Vol. 2, Issue 3 (2017)
Psychology and diabetes self-management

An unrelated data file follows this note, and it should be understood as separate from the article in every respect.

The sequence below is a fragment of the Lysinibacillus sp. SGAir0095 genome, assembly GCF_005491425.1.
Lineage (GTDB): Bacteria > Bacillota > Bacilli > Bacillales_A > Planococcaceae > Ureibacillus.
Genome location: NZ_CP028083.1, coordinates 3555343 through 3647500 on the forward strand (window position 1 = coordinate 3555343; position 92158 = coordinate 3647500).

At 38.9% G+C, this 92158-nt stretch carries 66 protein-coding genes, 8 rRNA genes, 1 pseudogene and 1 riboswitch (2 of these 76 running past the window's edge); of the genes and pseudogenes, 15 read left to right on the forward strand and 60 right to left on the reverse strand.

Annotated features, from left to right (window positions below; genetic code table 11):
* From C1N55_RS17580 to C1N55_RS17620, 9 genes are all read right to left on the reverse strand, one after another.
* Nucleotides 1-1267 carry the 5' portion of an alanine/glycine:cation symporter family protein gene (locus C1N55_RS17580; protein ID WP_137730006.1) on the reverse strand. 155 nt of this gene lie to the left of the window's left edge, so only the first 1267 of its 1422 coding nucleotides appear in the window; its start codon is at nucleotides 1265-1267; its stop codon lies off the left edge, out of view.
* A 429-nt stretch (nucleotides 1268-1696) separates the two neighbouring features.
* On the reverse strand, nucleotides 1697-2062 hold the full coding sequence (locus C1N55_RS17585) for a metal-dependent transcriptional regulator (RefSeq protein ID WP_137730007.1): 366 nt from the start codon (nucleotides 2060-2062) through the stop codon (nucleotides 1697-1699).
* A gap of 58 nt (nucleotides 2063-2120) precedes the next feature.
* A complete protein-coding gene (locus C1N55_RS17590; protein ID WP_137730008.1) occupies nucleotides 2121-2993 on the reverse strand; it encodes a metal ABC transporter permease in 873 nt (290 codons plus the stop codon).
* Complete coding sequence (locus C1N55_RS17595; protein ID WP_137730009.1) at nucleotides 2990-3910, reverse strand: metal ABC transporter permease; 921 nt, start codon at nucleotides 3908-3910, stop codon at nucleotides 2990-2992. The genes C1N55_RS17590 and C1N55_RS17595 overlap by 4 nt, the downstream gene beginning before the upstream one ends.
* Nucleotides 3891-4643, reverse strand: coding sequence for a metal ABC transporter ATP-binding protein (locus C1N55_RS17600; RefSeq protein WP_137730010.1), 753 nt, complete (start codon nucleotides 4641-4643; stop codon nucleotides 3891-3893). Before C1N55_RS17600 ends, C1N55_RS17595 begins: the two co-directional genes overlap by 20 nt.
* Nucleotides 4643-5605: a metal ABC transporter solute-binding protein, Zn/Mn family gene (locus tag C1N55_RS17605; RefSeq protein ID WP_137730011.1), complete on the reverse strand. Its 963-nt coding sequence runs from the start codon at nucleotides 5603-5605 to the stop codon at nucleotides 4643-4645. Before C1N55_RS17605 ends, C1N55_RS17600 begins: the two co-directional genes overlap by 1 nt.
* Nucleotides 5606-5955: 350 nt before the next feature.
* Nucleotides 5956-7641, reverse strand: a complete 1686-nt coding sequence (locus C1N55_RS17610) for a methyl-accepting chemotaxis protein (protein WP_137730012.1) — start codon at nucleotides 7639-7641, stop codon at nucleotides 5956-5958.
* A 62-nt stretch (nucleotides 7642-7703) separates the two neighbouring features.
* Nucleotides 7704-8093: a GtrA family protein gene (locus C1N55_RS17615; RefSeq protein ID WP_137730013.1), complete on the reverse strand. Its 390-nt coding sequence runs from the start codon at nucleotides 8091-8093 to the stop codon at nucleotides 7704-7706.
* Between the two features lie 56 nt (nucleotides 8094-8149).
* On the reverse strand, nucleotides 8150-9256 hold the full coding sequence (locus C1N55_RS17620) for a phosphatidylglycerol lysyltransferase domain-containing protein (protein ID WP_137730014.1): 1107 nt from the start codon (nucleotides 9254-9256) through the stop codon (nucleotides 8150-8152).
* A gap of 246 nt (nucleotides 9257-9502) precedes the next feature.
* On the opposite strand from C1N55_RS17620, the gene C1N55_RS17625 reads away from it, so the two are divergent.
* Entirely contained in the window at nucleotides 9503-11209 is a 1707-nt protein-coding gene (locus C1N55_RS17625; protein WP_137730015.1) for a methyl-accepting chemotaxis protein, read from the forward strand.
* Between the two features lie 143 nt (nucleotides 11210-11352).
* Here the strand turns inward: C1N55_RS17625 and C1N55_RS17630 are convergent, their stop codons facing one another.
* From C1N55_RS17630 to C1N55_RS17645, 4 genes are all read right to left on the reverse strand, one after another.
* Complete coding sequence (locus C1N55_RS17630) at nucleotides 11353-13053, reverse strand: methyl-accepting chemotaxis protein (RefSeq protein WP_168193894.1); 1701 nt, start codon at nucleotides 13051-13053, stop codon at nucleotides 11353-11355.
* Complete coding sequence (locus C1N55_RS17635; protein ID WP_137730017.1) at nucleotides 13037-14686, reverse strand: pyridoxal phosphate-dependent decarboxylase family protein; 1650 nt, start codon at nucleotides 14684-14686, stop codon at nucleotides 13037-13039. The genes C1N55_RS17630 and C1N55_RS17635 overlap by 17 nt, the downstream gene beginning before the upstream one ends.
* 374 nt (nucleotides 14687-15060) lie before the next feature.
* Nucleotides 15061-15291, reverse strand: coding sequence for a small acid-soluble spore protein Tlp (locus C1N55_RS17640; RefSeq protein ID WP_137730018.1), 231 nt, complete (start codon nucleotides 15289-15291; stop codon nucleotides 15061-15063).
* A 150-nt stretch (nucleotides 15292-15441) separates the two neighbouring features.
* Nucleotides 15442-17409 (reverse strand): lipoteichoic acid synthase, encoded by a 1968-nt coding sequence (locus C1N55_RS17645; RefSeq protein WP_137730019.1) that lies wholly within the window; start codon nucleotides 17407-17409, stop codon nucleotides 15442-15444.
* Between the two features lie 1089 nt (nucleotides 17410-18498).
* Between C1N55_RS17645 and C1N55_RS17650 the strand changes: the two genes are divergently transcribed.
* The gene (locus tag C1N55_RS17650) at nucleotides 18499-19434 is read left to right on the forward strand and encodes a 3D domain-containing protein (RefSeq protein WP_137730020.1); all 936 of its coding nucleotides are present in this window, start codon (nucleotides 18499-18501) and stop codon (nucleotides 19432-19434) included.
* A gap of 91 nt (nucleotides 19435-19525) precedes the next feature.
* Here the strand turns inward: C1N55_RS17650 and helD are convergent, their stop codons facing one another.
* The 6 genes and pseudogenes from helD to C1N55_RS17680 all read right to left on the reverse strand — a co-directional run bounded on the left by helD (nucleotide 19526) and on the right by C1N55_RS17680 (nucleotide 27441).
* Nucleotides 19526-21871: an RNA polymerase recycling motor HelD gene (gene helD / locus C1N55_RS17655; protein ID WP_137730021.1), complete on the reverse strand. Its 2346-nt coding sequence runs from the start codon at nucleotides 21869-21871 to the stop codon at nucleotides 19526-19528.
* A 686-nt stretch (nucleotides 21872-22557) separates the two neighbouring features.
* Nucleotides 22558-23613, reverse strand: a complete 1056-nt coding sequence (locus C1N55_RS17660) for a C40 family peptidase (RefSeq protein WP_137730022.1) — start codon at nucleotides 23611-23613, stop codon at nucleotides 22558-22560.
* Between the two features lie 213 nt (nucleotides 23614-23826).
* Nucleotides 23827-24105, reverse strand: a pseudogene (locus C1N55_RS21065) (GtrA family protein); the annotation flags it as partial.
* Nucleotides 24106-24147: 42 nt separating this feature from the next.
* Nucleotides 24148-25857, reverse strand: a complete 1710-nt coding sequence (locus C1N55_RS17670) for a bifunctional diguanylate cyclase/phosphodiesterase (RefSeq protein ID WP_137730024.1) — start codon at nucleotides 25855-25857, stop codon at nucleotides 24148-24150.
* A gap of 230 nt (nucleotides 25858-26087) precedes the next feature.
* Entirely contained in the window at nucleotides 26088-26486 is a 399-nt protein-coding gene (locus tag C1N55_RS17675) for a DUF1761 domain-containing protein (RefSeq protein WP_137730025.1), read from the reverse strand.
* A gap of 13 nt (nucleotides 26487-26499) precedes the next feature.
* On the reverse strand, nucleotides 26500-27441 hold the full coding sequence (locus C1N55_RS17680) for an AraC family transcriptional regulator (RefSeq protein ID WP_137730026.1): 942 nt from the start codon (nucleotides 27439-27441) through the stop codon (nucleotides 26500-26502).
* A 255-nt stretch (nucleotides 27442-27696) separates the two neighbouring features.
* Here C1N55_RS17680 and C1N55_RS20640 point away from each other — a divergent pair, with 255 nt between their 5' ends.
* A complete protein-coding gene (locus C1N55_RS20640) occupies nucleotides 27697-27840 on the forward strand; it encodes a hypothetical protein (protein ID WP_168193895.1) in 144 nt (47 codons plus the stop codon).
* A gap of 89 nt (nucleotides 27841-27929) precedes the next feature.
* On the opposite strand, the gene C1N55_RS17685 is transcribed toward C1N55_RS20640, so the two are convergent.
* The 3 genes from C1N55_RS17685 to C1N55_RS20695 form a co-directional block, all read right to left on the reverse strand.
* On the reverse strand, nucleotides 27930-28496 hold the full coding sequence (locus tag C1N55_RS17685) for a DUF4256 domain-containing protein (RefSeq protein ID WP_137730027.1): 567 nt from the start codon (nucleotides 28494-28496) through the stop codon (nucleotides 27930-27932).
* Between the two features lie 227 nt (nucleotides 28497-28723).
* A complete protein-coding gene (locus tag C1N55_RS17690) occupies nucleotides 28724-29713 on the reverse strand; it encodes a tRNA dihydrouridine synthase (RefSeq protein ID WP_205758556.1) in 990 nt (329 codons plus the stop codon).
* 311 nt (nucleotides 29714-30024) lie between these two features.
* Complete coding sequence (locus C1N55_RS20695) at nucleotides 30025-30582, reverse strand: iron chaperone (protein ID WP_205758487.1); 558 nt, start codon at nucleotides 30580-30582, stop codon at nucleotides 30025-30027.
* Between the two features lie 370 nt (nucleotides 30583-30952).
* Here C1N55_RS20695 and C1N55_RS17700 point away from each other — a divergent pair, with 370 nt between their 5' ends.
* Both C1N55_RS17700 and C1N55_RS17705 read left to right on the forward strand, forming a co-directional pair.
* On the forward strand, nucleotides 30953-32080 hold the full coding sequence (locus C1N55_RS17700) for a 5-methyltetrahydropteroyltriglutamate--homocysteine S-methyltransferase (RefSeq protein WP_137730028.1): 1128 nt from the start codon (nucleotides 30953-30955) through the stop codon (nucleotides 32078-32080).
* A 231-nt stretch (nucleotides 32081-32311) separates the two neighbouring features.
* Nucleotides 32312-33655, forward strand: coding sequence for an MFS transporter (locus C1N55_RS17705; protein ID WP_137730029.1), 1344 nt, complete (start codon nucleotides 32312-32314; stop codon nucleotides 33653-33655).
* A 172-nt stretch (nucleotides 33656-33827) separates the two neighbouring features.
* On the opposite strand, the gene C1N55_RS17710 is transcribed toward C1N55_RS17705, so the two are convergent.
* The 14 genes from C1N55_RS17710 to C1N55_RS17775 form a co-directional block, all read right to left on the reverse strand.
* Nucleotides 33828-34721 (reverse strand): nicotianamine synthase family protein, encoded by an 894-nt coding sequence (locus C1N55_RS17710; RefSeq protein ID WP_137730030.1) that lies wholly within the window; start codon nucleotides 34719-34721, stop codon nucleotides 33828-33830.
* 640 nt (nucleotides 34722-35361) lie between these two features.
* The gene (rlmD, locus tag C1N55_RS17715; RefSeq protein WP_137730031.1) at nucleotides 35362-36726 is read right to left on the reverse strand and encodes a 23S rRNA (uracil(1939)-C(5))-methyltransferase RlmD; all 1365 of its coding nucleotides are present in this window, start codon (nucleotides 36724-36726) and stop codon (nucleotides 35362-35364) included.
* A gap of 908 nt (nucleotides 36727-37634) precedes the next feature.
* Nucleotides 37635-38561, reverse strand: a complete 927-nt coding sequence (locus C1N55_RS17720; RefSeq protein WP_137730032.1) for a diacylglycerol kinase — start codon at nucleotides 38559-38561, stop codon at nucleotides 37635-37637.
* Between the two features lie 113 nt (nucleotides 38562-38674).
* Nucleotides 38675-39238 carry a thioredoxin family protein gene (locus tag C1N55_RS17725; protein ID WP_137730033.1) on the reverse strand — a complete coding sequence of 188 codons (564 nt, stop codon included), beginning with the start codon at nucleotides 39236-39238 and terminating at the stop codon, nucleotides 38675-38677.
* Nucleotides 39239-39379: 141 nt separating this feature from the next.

Abstract: Globally, diabetes is being diagnosed in epidemic proportions. It is a chronic Illness that affects many domains of life and is controlled mainly by a complex regime of self-management behaviour. The management of diabetes includes following a daily routine of medication or insulin usage, self-testing blood glucose levels several times per day, as well as a specific diet and exercise. All of these tasks have to be performed many times per day in an extremely coordinated manner and it has been observed that psychological factors are very much influential in every aspect of self-management behaviour. The burden and demands of diabetes self -management are constant. In addition to behavioral demands of diabetes there are emotional & social problems that can arise while meeting the demands. Diabetes is often perceived as a burden. It can be hard to accept the disease and feelings of depression (feeling overwhelmed), anxiety (fear of complications or hypoglycemia) and frustration (with demands of self care or medical system) are common. Psychologists can play an important role in helping individuals living well with diabetes. They are very well trained in behavior change interventions. They identify and understand the problems in diabetes self-management and can assist the diabetic person and his/her family to overcome hindrances and tackle difficulties that come across in diabetes care. Counsellors and therapists can also be helpful in supporting the individual to develop and maintain the enthusiasm and motivation required to follow the daily practice of self-management. They encourage family therapy and strategies to deal with social pressures which are often beneficial to those with diabetes and their family. Thus we can conclude that the psychologist play a valuable role in diabetes management. However, this is not possible alone. A proper team is required to fulfill the above goals i.e. a systematic coordination is essential between the doctor, dietician, physiotherapist and of course a psychologist. Psychology is thus an essential part of diabetes management.